The government of Iran claims to have obtained "thousands of pages of information" from devices used by the U.S. Navy sailors briefly detained in January.
On Tuesday, Iranian state TV quoted Gen. Ali Razmjou, a naval commander in Iran's Revolutionary Guard, as saying that "information filling about 13,000 pages" was retrieved from laptops, GPS devices, and other gadgets.
"If only the Navy issued phones that were encrypted so even governments couldn't get in," quipped my Freedom of the Press Foundation colleague Trevor Timm.
This is also why we can't have good-guys-only backdoors.
And yes, it does appear that the government of Iran measures all of the extremely sensitive U.S. military data it steals as the spoils of war in total number of pages it takes to print the data out. Never change, Tehran. Never change.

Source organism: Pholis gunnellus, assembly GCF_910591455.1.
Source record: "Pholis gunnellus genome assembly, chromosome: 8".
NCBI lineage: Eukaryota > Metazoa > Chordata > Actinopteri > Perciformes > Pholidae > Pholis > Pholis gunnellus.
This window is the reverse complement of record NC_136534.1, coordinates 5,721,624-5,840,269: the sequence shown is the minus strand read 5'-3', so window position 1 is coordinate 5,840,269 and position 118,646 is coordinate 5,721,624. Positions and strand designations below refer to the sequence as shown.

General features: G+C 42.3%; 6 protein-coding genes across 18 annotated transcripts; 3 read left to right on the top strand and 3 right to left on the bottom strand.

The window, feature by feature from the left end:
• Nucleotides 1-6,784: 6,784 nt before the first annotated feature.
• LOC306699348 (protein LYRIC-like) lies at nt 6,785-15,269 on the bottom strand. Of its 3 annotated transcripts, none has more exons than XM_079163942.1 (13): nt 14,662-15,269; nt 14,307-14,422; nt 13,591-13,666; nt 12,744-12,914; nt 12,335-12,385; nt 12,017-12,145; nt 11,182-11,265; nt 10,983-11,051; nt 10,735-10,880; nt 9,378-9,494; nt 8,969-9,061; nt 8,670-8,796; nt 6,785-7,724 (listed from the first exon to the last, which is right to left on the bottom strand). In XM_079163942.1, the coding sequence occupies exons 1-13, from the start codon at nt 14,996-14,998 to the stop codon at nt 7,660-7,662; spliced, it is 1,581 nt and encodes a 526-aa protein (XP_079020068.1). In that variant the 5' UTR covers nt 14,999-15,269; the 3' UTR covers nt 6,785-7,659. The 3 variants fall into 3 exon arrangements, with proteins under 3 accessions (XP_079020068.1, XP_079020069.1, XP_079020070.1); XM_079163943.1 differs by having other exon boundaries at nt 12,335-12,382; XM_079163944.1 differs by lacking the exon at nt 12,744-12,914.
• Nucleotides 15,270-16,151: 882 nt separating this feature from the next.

From the Navy Times report:
He said the move falls within Iran's rights under international regulations, and that the information recovered could be used in "various fields." Iranian authorities returned all the devices taken from the Americans even though it had the right to confiscate them, he said.
The Guard plans to publish a book on the incident based on international reactions and coverage of the event, Razmjou added.
Yep. A book.